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Coin Operated Machines

Ever wondered how those coin operated vending machines came about? You’d be surprise to know that those machines where you buy gumballs and collectible toys date back to the 1st century. The first historical evidence of a coin operated machine is found in the work of Hero of Alexandria, a 1st century engineer and mathematician. His machine dispensed a fixed amount of holy water when a coin is deposited. The coin fell upon a pan attached to a lever that opened up a valve, where water flow out. The pan tilt with the weight of the coin until it falls off, a counter-weight would snap the lever back up and shut off the valve.

It wasn’t until the Industrial Age when coin operated machines were really used widely. In the early 1880s, the first modern coin operated machines were introduced in London, England, dispensing post cards. In the United States, the first vending machine was built in 1888 by the Thomas Adams Gum Company. The machine sold gum on train platforms. In 1897, the idea of adding simple games to these machines as a further incentive to buy was initiated by Pulver Manufacturing Company. They added small figures that moved around whenever somebody bought gum from the machines. These advancements paved the way for the creation of pinball machines and slot machines.

In December 1970 of its Dallas convention, Ussery Industries of Dallas, Texas displayed its new “talking” vending machine, the Venda Talker. When a coin is inserted, the machine said “thank you” and added a one-liner voiced by coming Henny Youngman. The Venda Talker was featured on Johnny Carson’s Tonight Show in March 1971.

Today’s machines can vend practically anything. Vending in the U.S. is broadly divided into two main types of vending: bulk vending and full line vending. Bulk vending sells candies, nuts, toys, and gums in small coin operated machines that consist of single or multiple heads. These heads can be arranged in a multitude of configuration on stands or what are known as racks. Racks can hold a large number of multiple heads, stand usually can only hold about 1-3 heads.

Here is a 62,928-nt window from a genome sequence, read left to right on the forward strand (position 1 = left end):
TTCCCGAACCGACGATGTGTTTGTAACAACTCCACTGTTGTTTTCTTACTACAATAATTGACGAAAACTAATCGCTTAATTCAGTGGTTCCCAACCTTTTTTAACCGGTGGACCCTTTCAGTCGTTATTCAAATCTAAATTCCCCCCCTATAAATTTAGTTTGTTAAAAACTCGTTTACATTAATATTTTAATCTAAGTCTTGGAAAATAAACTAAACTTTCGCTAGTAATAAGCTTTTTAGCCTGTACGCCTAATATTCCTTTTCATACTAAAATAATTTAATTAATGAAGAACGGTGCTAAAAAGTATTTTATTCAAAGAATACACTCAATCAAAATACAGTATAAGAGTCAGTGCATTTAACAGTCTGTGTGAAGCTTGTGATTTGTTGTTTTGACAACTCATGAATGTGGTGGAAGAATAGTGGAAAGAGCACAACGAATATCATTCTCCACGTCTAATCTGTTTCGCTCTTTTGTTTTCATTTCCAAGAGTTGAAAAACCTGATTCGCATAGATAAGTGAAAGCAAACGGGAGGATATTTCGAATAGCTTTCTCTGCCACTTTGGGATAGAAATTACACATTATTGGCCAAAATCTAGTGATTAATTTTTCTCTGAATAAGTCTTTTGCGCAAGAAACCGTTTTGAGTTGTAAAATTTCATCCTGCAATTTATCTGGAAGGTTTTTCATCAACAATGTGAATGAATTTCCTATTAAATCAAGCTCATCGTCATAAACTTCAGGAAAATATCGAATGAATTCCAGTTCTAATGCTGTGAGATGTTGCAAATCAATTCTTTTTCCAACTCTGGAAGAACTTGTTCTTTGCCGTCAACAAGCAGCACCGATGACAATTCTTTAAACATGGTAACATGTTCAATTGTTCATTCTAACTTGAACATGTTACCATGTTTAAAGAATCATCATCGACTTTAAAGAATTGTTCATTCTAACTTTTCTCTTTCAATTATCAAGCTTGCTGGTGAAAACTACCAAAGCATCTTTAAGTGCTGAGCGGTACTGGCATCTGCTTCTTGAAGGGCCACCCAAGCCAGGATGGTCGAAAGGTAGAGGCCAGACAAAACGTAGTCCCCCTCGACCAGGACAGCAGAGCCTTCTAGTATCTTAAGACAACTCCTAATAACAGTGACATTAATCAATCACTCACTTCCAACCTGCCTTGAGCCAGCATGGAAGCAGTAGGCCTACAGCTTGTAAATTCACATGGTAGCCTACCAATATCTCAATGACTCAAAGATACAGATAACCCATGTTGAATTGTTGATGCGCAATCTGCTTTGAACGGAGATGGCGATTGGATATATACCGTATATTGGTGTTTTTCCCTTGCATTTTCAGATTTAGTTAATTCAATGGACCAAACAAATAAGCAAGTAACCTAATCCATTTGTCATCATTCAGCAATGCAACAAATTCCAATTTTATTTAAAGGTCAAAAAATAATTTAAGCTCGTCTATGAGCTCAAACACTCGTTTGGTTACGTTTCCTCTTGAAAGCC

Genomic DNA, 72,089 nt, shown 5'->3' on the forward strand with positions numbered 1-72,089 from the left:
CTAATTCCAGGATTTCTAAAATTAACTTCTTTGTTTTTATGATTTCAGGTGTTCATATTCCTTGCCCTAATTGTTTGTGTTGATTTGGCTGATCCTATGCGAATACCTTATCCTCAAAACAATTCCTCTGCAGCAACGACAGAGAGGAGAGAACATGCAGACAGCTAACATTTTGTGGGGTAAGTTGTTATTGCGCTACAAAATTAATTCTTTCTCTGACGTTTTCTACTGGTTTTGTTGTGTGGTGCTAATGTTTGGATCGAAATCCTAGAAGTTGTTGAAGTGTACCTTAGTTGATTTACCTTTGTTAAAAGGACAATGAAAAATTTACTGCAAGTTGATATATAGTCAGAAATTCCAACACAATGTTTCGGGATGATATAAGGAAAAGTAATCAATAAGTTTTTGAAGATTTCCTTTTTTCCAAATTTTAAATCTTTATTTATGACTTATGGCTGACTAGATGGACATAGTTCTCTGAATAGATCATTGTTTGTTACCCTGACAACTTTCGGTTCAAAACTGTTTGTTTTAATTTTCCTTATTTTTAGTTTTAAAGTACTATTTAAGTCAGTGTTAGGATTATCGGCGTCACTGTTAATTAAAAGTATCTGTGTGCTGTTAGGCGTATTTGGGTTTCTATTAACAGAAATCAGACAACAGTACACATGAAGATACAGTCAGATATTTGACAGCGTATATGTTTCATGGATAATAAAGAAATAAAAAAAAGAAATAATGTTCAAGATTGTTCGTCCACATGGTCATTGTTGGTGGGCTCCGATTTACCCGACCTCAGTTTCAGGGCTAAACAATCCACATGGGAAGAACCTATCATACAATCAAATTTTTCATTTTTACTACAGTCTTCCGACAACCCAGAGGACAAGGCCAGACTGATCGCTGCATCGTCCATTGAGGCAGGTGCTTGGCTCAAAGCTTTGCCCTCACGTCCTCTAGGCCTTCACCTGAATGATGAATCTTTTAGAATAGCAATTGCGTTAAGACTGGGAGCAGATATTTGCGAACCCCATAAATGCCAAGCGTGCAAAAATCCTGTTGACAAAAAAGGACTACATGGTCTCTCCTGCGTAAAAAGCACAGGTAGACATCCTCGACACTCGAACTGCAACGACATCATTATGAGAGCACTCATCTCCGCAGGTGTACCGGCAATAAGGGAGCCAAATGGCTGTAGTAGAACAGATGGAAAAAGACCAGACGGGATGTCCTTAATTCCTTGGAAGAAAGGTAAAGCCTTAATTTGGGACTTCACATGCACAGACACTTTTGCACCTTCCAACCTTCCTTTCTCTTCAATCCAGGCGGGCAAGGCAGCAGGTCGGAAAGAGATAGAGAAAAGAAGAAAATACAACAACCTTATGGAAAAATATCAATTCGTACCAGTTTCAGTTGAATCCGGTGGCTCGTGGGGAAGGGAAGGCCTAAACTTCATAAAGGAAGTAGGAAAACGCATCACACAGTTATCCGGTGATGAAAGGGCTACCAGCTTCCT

Meanwhile, full line vending sells packaged snacks and drinks like candy bars, soda, and chips. Full line machines are also coin operated machines but they are a lot more sophisticated as they can have refrigeration, bill changers, lighted panels, and fancy electronics. Full line machines are larger than bulk machines. Coin operated machines are usually run as a route by small operators or individuals who usually have machines placed in several different locations.

U.S. vending machines may not be as advanced as the ones in Japan that vend the most unusual products. In the west, there are the standard offerings of snacks, ATMs, feminine hygiene products, and gumballs.

The Stand Hotels, a small upscale hotel chain has recently introduced coin operated machines that sell Quicksilver board shorts and bikinis for the guests. There are also iPod vending machines making the rounds at hotels, airports and Macy’s Department Stores.

Coin operated machines have gone a long way since its humble beginnings in the 1st century. As the years go by and as the demand for convenience increases, the potential of vending is almost unlimited.


Source by Anne D. Carter

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